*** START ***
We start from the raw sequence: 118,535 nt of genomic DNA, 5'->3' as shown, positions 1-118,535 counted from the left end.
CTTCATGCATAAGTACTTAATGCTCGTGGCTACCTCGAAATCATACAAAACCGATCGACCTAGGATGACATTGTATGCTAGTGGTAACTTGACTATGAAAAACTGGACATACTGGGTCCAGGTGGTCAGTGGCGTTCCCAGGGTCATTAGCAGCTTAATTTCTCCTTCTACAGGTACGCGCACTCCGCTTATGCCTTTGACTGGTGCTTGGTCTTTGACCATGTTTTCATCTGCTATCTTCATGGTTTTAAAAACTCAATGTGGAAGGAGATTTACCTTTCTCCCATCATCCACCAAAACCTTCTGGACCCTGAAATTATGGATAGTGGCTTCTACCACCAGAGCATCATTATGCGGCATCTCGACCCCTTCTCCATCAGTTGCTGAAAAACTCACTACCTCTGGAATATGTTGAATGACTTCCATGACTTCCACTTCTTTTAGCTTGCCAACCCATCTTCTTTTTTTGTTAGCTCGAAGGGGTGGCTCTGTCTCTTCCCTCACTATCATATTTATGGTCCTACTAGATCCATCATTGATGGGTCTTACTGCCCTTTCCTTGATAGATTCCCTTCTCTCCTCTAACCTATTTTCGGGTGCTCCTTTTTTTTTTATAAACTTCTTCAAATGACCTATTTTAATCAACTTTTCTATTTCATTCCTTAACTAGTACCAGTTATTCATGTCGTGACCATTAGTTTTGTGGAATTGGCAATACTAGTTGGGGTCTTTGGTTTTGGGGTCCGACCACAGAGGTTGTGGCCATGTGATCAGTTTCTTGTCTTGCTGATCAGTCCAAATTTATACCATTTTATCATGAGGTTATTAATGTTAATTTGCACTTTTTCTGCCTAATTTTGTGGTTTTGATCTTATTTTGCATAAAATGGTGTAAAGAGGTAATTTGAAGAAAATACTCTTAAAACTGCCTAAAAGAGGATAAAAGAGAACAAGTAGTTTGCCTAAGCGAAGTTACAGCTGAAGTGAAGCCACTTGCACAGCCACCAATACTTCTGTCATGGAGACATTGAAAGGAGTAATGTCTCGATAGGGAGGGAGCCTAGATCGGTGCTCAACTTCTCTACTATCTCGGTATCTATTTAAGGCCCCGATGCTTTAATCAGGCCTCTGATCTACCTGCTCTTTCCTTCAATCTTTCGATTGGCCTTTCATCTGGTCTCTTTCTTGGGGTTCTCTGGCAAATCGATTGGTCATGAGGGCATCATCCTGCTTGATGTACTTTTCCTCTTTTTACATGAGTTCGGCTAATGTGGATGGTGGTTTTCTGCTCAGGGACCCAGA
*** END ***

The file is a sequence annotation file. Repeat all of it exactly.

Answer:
We start from the raw sequence: 118,535 nt of genomic DNA, 5'->3' as shown, positions 1-118,535 counted from the left end.
CTTCATGCATAAGTACTTAATGCTCGTGGCTACCTCGAAATCATACAAAACCGATCGACCTAGGATGACATTGTATGCTAGTGGTAACTTGACTATGAAAAACTGGACATACTGGGTCCAGGTGGTCAGTGGCGTTCCCAGGGTCATTAGCAGCTTAATTTCTCCTTCTACAGGTACGCGCACTCCGCTTATGCCTTTGACTGGTGCTTGGTCTTTGACCATGTTTTCATCTGCTATCTTCATGGTTTTAAAAACTCAATGTGGAAGGAGATTTACCTTTCTCCCATCATCCACCAAAACCTTCTGGACCCTGAAATTATGGATAGTGGCTTCTACCACCAGAGCATCATTATGCGGCATCTCGACCCCTTCTCCATCAGTTGCTGAAAAACTCACTACCTCTGGAATATGTTGAATGACTTCCATGACTTCCACTTCTTTTAGCTTGCCAACCCATCTTCTTTTTTTGTTAGCTCGAAGGGGTGGCTCTGTCTCTTCCCTCACTATCATATTTATGGTCCTACTAGATCCATCATTGATGGGTCTTACTGCCCTTTCCTTGATAGATTCCCTTCTCTCCTCTAACCTATTTTCGGGTGCTCCTTTTTTTTTTATAAACTTCTTCAAATGACCTATTTTAATCAACTTTTCTATTTCATTCCTTAACTAGTACCAGTTATTCATGTCGTGACCATTAGTTTTGTGGAATTGGCAATACTAGTTGGGGTCTTTGGTTTTGGGGTCCGACCACAGAGGTTGTGGCCATGTGATCAGTTTCTTGTCTTGCTGATCAGTCCAAATTTATACCATTTTATCATGAGGTTATTAATGTTAATTTGCACTTTTTCTGCCTAATTTTGTGGTTTTGATCTTATTTTGCATAAAATGGTGTAAAGAGGTAATTTGAAGAAAATACTCTTAAAACTGCCTAAAAGAGGATAAAAGAGAACAAGTAGTTTGCCTAAGCGAAGTTACAGCTGAAGTGAAGCCACTTGCACAGCCACCAATACTTCTGTCATGGAGACATTGAAAGGAGTAATGTCTCGATAGGGAGGGAGCCTAGATCGGTGCTCAACTTCTCTACTATCTCGGTATCTATTTAAGGCCCCGATGCTTTAATCAGGCCTCTGATCTACCTGCTCTTTCCTTCAATCTTTCGATTGGCCTTTCATCTGGTCTCTTTCTTGGGGTTCTCTGGCAAATCGATTGGTCATGAGGGCATCATCCTGCTTGATGTACTTTTCCTCTTTTTACATGAGTTCGGCTAATGTGGATGGTGGTTTTCTGCTCAGGGACCCAGA